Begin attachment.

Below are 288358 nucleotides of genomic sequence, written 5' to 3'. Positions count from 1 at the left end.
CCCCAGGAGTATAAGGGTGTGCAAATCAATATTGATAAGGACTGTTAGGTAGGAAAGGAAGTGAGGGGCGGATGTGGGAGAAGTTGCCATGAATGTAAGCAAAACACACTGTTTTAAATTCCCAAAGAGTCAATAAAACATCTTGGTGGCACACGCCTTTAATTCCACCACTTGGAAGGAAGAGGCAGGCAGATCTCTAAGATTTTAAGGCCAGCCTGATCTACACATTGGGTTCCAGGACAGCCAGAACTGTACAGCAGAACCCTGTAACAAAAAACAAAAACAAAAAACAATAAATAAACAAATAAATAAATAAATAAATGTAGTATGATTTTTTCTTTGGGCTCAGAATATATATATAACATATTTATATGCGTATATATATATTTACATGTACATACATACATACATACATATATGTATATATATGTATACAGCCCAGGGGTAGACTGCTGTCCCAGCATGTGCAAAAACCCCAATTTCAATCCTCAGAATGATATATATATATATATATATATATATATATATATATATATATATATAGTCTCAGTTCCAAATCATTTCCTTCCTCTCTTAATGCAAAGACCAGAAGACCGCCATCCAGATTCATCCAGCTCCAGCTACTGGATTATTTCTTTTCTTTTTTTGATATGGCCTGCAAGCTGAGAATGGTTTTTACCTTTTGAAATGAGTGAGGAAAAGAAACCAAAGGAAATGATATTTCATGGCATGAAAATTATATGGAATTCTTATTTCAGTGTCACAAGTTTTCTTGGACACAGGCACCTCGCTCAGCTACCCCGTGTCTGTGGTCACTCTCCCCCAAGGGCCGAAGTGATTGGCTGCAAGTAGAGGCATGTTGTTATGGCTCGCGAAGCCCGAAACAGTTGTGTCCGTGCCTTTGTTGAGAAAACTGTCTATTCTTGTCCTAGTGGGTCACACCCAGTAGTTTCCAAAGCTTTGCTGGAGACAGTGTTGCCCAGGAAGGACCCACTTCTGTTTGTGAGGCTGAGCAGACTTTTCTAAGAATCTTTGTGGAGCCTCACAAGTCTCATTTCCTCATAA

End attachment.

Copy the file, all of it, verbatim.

Below are 288358 nucleotides of genomic sequence, written 5' to 3'. Positions count from 1 at the left end.
CCCCAGGAGTATAAGGGTGTGCAAATCAATATTGATAAGGACTGTTAGGTAGGAAAGGAAGTGAGGGGCGGATGTGGGAGAAGTTGCCATGAATGTAAGCAAAACACACTGTTTTAAATTCCCAAAGAGTCAATAAAACATCTTGGTGGCACACGCCTTTAATTCCACCACTTGGAAGGAAGAGGCAGGCAGATCTCTAAGATTTTAAGGCCAGCCTGATCTACACATTGGGTTCCAGGACAGCCAGAACTGTACAGCAGAACCCTGTAACAAAAAACAAAAACAAAAAACAATAAATAAACAAATAAATAAATAAATAAATGTAGTATGATTTTTTCTTTGGGCTCAGAATATATATATAACATATTTATATGCGTATATATATATTTACATGTACATACATACATACATACATATATGTATATATATGTATACAGCCCAGGGGTAGACTGCTGTCCCAGCATGTGCAAAAACCCCAATTTCAATCCTCAGAATGATATATATATATATATATATATATATATATATATATATATATATATAGTCTCAGTTCCAAATCATTTCCTTCCTCTCTTAATGCAAAGACCAGAAGACCGCCATCCAGATTCATCCAGCTCCAGCTACTGGATTATTTCTTTTCTTTTTTTGATATGGCCTGCAAGCTGAGAATGGTTTTTACCTTTTGAAATGAGTGAGGAAAAGAAACCAAAGGAAATGATATTTCATGGCATGAAAATTATATGGAATTCTTATTTCAGTGTCACAAGTTTTCTTGGACACAGGCACCTCGCTCAGCTACCCCGTGTCTGTGGTCACTCTCCCCCAAGGGCCGAAGTGATTGGCTGCAAGTAGAGGCATGTTGTTATGGCTCGCGAAGCCCGAAACAGTTGTGTCCGTGCCTTTGTTGAGAAAACTGTCTATTCTTGTCCTAGTGGGTCACACCCAGTAGTTTCCAAAGCTTTGCTGGAGACAGTGTTGCCCAGGAAGGACCCACTTCTGTTTGTGAGGCTGAGCAGACTTTTCTAAGAATCTTTGTGGAGCCTCACAAGTCTCATTTCCTCATAA